Taking Proper Care of the Umbilical Cord

June 9, 2009 by  
Filed under Newborn Care

Once your baby is born, nature will take care of many things to include healing of the umbilical cord. While pregnant, the umbilical cord plays a vital role by supplying the fetus with nutrients needed for growth and development. Immediately after delivery, the umbilical cord is clamped of, cut, and then tied off. Your newborn does not feel anything since the nerve fibers in the cord cannot feel pain.

Things you should do in caring for the umbilical cord.

Most often, an umbilical cord will change color once the baby is delivered. Sometimes, the cord will have a green color, sometimes black or brown, and other times, bluish. These different colors are perfectly normal during the first week or two until the cord will eventually dry up and fall off.

The good news is that all you need to do during this timeframe is keep the area around the umbilical cord clean and protected so nothing bumps or touches it.

Keep in mind that the skin around the umbilical cord is sensitive, meaning only slight pressure can make your baby feel pain. Although newborns always have sensitive skin, this area is extremely delicate. You do not need to do anything special, just be a little extra gentle when changing diapers and clothing.

The goal in keeping the umbilical cord clean is that you do not want your baby getting an infection. Remember, for both adults and children, the skin is a protective barrier, keeping viruses, fungi, bacteria, and a variety of organisms out so the immune system is not attacked.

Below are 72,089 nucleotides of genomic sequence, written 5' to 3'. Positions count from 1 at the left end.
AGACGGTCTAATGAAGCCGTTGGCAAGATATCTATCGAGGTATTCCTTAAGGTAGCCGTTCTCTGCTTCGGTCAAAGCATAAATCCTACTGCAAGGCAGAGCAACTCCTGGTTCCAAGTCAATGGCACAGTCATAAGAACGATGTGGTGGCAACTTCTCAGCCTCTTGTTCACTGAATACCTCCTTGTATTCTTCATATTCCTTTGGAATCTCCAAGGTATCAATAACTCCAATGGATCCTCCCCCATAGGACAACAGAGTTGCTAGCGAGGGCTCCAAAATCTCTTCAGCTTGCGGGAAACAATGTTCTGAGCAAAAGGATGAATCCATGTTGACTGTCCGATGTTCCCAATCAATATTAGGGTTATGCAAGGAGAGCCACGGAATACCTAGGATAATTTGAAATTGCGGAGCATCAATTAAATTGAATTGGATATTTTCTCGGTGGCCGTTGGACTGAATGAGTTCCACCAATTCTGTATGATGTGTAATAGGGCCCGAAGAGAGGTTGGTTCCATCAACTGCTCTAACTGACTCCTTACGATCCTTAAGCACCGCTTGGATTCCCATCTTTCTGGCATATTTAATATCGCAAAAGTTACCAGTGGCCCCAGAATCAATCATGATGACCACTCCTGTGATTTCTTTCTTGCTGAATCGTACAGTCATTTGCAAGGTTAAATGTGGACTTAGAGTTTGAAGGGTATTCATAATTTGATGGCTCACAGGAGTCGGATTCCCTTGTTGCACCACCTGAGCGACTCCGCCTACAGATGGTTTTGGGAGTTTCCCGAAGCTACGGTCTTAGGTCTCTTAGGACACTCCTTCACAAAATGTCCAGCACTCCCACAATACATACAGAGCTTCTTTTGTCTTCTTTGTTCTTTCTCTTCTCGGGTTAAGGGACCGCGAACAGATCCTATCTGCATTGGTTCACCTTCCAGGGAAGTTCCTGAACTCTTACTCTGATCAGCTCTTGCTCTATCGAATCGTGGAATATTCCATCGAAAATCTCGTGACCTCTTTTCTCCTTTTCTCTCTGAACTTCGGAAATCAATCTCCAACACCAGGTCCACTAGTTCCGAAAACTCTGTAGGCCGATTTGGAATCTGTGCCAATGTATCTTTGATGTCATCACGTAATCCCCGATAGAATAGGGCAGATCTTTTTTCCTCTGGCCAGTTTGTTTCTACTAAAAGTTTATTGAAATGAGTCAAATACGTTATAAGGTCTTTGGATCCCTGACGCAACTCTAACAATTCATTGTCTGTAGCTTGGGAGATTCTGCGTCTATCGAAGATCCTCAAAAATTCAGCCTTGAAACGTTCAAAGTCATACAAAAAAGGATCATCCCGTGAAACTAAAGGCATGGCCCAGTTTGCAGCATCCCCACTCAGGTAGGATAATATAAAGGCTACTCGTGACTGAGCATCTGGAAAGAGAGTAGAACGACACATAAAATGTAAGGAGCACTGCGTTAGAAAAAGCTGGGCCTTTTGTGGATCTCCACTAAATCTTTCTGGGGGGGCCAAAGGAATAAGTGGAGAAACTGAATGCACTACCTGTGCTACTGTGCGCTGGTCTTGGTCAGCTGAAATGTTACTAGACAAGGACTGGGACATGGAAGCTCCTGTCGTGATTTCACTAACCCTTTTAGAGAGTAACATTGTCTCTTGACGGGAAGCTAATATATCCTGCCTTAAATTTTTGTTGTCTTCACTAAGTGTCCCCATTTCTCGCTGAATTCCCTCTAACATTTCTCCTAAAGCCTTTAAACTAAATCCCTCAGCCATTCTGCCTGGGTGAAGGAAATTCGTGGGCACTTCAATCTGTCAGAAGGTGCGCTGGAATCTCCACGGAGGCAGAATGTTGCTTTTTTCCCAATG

The only difference between an adult and a child is that the baby’s skin is still being developed within the first year of life. Therefore, your newborn does not have the same degree of antibodies needed to battle germs. Keeping the umbilical cord area clean and dry is the best line of defense against infection.

Typically, you would never need to use alcohol or hydrogen peroxide to clean the umbilical cord area and in fact, most doctors highly discourage this in that it can cause the skin to dry out and the alcohol might be painful to the baby. The cord will fall off on its own when it is ready to there is no need to try to speed up the process.

Remember that even newborns get dirty. They spit up, urinate and have bowel movements, and so on but for umbilical cord care, all you need is a soft, clean and moist cloth. Once you have wiped the area around the cord clean, you can pat it dry or let it air dry for a minute.

If you notice any dried blood or pus that needs more than a gentle wiping with a moist cloth, you can use antibacterial soap and a moistened cotton ball or swab. The only recommendation we have is that when choosing the cloth, choose all cotton, which is soft.

You might find that the umbilical cords become a little wetter than anticipated. In this case, simply leave the baby’s diaper and clothing off so the area can get air or if needed, use a blow dryer with the heat on cool.

One of the most important things when it comes to caring for a baby’s umbilical cord is to position clothing and diapers so they are not touching. If the cord is bent, it can cause discomfort to the baby and it will likely take longer to heal. We also recommend that you change your baby’s diapers more often so moisture levels are reduced, thus less chance of infection.

Additionally, to bathe your baby during the cord healing phase, you should only give a sponge bath, not an actual bath. If the baby were to accidentally get wet, do not panic. All you need to do is use cotton swabs to soak up as much of the moisture possible and then allow the area to air dry or use the hair dryer.

Often, parents will try to hurry the process of the umbilical cord healing by removing small pieces of dead skin but do not give into temptation. This is not only painful to the baby, but it also increases risk of infection and skin tearing.